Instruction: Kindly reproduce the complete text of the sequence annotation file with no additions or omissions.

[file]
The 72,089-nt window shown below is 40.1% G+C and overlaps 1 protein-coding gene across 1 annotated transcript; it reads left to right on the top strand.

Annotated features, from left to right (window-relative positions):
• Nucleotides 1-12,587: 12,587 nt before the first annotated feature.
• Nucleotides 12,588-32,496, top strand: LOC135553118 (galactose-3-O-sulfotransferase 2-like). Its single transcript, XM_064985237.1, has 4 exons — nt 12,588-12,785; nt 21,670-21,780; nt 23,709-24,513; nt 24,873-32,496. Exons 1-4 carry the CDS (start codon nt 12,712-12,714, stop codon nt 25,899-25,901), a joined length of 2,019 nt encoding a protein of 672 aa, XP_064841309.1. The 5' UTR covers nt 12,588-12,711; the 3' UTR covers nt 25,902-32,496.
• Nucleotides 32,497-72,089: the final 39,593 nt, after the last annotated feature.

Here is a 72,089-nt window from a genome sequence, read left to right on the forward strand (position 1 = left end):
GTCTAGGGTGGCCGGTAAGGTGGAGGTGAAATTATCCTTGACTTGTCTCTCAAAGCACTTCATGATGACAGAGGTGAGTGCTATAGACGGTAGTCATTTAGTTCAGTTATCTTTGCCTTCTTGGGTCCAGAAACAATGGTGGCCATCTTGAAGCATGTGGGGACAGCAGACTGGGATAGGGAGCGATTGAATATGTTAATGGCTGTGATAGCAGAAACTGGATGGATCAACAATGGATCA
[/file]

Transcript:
The 72,089-nt window shown below is 40.1% G+C and overlaps 1 protein-coding gene across 1 annotated transcript; it reads left to right on the top strand.

Annotated features, from left to right (window-relative positions):
• Nucleotides 1-12,587: 12,587 nt before the first annotated feature.
• Nucleotides 12,588-32,496, top strand: LOC135553118 (galactose-3-O-sulfotransferase 2-like). Its single transcript, XM_064985237.1, has 4 exons — nt 12,588-12,785; nt 21,670-21,780; nt 23,709-24,513; nt 24,873-32,496. Exons 1-4 carry the CDS (start codon nt 12,712-12,714, stop codon nt 25,899-25,901), a joined length of 2,019 nt encoding a protein of 672 aa, XP_064841309.1. The 5' UTR covers nt 12,588-12,711; the 3' UTR covers nt 25,902-32,496.
• Nucleotides 32,497-72,089: the final 39,593 nt, after the last annotated feature.

Here is a 72,089-nt window from a genome sequence, read left to right on the forward strand (position 1 = left end):
GTCTAGGGTGGCCGGTAAGGTGGAGGTGAAATTATCCTTGACTTGTCTCTCAAAGCACTTCATGATGACAGAGGTGAGTGCTATAGACGGTAGTCATTTAGTTCAGTTATCTTTGCCTTCTTGGGTCCAGAAACAATGGTGGCCATCTTGAAGCATGTGGGGACAGCAGACTGGGATAGGGAGCGATTGAATATGTTAATGGCTGTGATAGCAGAAACTGGATGGATCAACAATGGATCA